The truth is, when you deal with hypotheticals, any public policy can theoretically lead to a loss of life if you properly Rube Goldberg the scenario. And therefore, by extension, any advocate of a particular policy can be a hypothetical potential murderer. At the moment, the left is using the death-in-custody of two immigrant niños as a reason to attack Trump’s wider attempts to rein in U.S. asylum policy (funny how the many immigrant deaths-in-custody during the Obama years never provoked such an outcry). So, sure, you can make the case that restrictive immigration policies might lead to deaths. But of course you can also make the counterclaim, that lax immigration policies lead to deaths too. Just ask the families of the Americans murdered by people in this country illegally (well, don’t ask the parents of Mollie Tibbetts…they’ll just tell you that their daughter wasn’t murdered, but rather she sacrificed her life willingly so that we may all enjoy a finer grade of empanadas at our local taqueria).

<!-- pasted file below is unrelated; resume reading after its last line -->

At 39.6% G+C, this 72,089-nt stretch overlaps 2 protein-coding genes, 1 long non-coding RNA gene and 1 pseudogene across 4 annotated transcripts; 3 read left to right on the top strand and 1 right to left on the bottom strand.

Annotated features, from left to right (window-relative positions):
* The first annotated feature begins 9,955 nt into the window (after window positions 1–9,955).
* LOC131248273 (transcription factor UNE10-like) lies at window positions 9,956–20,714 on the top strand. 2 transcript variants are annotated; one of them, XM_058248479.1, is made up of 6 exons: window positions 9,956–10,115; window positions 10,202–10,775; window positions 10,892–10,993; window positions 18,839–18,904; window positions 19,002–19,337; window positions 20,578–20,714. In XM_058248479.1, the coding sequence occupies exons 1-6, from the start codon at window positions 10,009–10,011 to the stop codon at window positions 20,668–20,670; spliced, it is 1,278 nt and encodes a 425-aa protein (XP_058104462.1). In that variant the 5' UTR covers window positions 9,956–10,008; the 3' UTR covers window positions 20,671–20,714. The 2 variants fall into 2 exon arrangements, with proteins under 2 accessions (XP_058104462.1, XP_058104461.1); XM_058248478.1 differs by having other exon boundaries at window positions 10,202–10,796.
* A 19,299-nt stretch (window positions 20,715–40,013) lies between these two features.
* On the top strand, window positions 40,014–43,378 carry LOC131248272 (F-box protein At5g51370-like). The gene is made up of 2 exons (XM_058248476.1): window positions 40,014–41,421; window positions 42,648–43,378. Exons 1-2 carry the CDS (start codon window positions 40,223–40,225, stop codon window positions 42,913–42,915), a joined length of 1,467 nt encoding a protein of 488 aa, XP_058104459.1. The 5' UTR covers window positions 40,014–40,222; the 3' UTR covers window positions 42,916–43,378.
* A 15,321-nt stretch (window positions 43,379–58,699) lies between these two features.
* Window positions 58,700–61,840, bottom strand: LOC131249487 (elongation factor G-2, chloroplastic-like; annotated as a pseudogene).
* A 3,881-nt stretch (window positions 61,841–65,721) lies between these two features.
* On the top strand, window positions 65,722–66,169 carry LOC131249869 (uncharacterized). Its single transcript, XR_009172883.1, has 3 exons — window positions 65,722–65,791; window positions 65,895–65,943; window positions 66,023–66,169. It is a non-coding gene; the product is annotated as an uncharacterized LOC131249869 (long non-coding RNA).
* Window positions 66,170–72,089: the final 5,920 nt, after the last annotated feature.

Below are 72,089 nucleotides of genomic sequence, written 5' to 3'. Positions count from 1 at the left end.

The “people will die” line is rendered moot by the fact that it can be applied to both sides of any given political debate. People die from not having health insurance, and people die from being on a wait list in single-payer socialist nations. People have died from the climate warming that we witnessed in the 1990s (whether man-made or not, the warming trend was genuine), but people have also died from “green energy” policies foisted on third-world nations that have yet to even master Victorian England-level industrialization.
Laws that allow every nosepicker in a Caterpillar cap to buy a gun? The odd schizo or bitter ex-husband will buy an AR and massacre some folks. Laws that severely restrict gun purchases? The odd crime victim, including the besieged ex-wives of nosepickers in Caterpillar caps, will die from not being able to own a gun for self-protection. People will die either way.